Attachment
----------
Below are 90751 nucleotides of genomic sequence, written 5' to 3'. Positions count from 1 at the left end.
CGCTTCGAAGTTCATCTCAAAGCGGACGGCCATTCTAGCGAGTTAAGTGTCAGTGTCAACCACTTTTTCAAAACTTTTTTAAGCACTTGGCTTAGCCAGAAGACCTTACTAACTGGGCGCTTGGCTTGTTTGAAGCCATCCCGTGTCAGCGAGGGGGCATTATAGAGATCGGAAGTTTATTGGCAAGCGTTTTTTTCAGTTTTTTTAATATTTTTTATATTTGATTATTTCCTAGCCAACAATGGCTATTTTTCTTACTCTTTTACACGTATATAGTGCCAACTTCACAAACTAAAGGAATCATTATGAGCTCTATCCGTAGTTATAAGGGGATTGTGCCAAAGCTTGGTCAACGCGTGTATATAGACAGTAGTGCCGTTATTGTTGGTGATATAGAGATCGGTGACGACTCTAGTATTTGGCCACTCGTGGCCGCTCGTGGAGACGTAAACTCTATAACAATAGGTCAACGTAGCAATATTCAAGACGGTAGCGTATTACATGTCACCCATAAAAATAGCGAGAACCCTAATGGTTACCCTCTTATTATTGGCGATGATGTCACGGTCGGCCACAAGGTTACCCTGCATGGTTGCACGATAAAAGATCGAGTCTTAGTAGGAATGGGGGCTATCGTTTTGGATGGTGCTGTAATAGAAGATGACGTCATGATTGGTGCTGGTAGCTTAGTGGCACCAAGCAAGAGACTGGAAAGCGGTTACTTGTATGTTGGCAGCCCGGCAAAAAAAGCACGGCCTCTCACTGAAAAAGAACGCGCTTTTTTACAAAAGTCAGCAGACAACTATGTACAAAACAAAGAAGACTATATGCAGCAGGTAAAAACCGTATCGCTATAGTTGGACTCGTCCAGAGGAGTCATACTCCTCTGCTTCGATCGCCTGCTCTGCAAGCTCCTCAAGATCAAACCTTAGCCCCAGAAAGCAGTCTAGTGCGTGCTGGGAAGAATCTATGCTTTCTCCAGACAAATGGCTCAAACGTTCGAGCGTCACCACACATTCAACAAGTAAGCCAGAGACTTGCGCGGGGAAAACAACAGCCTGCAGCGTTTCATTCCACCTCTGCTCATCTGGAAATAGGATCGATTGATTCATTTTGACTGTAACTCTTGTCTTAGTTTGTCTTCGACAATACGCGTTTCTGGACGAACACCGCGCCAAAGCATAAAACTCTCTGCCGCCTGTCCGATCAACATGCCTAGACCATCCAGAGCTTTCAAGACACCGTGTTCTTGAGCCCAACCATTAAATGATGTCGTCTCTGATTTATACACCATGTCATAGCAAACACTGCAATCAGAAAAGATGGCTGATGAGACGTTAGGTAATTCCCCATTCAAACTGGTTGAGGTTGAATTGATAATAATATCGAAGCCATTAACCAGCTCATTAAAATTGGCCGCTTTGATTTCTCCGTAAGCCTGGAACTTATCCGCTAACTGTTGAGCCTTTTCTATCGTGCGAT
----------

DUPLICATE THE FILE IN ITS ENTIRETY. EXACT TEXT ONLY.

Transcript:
Below are 90751 nucleotides of genomic sequence, written 5' to 3'. Positions count from 1 at the left end.
CGCTTCGAAGTTCATCTCAAAGCGGACGGCCATTCTAGCGAGTTAAGTGTCAGTGTCAACCACTTTTTCAAAACTTTTTTAAGCACTTGGCTTAGCCAGAAGACCTTACTAACTGGGCGCTTGGCTTGTTTGAAGCCATCCCGTGTCAGCGAGGGGGCATTATAGAGATCGGAAGTTTATTGGCAAGCGTTTTTTTCAGTTTTTTTAATATTTTTTATATTTGATTATTTCCTAGCCAACAATGGCTATTTTTCTTACTCTTTTACACGTATATAGTGCCAACTTCACAAACTAAAGGAATCATTATGAGCTCTATCCGTAGTTATAAGGGGATTGTGCCAAAGCTTGGTCAACGCGTGTATATAGACAGTAGTGCCGTTATTGTTGGTGATATAGAGATCGGTGACGACTCTAGTATTTGGCCACTCGTGGCCGCTCGTGGAGACGTAAACTCTATAACAATAGGTCAACGTAGCAATATTCAAGACGGTAGCGTATTACATGTCACCCATAAAAATAGCGAGAACCCTAATGGTTACCCTCTTATTATTGGCGATGATGTCACGGTCGGCCACAAGGTTACCCTGCATGGTTGCACGATAAAAGATCGAGTCTTAGTAGGAATGGGGGCTATCGTTTTGGATGGTGCTGTAATAGAAGATGACGTCATGATTGGTGCTGGTAGCTTAGTGGCACCAAGCAAGAGACTGGAAAGCGGTTACTTGTATGTTGGCAGCCCGGCAAAAAAAGCACGGCCTCTCACTGAAAAAGAACGCGCTTTTTTACAAAAGTCAGCAGACAACTATGTACAAAACAAAGAAGACTATATGCAGCAGGTAAAAACCGTATCGCTATAGTTGGACTCGTCCAGAGGAGTCATACTCCTCTGCTTCGATCGCCTGCTCTGCAAGCTCCTCAAGATCAAACCTTAGCCCCAGAAAGCAGTCTAGTGCGTGCTGGGAAGAATCTATGCTTTCTCCAGACAAATGGCTCAAACGTTCGAGCGTCACCACACATTCAACAAGTAAGCCAGAGACTTGCGCGGGGAAAACAACAGCCTGCAGCGTTTCATTCCACCTCTGCTCATCTGGAAATAGGATCGATTGATTCATTTTGACTGTAACTCTTGTCTTAGTTTGTCTTCGACAATACGCGTTTCTGGACGAACACCGCGCCAAAGCATAAAACTCTCTGCCGCCTGTCCGATCAACATGCCTAGACCATCCAGAGCTTTCAAGACACCGTGTTCTTGAGCCCAACCATTAAATGATGTCGTCTCTGATTTATACACCATGTCATAGCAAACACTGCAATCAGAAAAGATGGCTGATGAGACGTTAGGTAATTCCCCATTCAAACTGGTTGAGGTTGAATTGATAATAATATCGAAGCCATTAACCAGCTCATTAAAATTGGCCGCTTTGATTTCTCCGTAAGCCTGGAACTTATCCGCTAACTGTTGAGCCTTTTCTATCGTGCGAT